The AVERAGEA function

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The AVERAGEA function

Similar to AVERAGE function (discussed in our last Excel functions from A to Z blog), this function calculates the average (arithmetic average) of the values ​​in the argument list, In other words the key difference is that this works with the value of the argument instead of taking over that the argument is a number. Essentially, this means that the AVERAGE function is different from AVERAGE it works because it treats TRUE as a value of 1 and FALSE as a value of 0.

The AVERAGE The function measures what is known as “central tendency”, which is the location of the center of a group of numbers in a statistical distribution. There are three common measures of central tendency:

  • Average: the arithmetic mean, calculated by adding a group of numbers and then dividing by the count of those numbers. As an example, the average of 2, 3, 3, 5, 7 Y 10 it is 30 divided by 6, What is it 5
  • Median: the middle number of a group of numbers; In other words, half of the numbers have values ​​greater than the median and half of the numbers have values ​​less than the median. As an example, the median of 2, 3, 3, 5, 7 Y 10 it is 4. If the number of values ​​in the selection is an even number, the median is set as the midpoint between the two middle numbers.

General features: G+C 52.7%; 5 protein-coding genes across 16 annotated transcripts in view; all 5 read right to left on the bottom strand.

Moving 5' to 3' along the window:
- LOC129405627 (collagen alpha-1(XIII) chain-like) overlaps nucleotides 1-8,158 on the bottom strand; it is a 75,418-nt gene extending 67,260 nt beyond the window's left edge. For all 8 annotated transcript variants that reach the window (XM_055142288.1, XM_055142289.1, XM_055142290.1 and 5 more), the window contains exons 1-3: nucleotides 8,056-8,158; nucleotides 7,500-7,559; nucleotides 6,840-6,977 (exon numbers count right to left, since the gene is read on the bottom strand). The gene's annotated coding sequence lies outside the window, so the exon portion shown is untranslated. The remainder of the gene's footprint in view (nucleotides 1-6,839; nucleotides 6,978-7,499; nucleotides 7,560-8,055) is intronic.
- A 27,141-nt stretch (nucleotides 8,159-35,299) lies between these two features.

• Way: the most frequently occurring number in a group of numbers. As an example, the fashion of 2, 3, 3, 5, 7 Y 10 it is 3.

For a symmetric distribution of a group of numbers, these three measures of central tendency are all the same. For a skewed distribution of a group of numbers, they can be different.

The AVERAGE The function uses the following syntax to operate:

AVERAGEEA (valor1, [value2], …)

The AVERAGE The function has the following arguments:

  • valor1: This is required
  • value 2,…: subsequent values ​​are optional. It can have between one and 255 cells, cell ranges.

You should pay attention that when you average cells, there is a difference between empty cells and those containing the value zero. If you have deactivated the check box 'Show a zero in cells that have a zero value’ in the Excel Options dialog box in Excel, you may not realize that zeros are included in the average calculation. To locate the check box 'Show a zero in cells that have a zero value', go to Archive -> Options -> Advanced and look under 'Display options for this worksheet'.

Please, see my example below:

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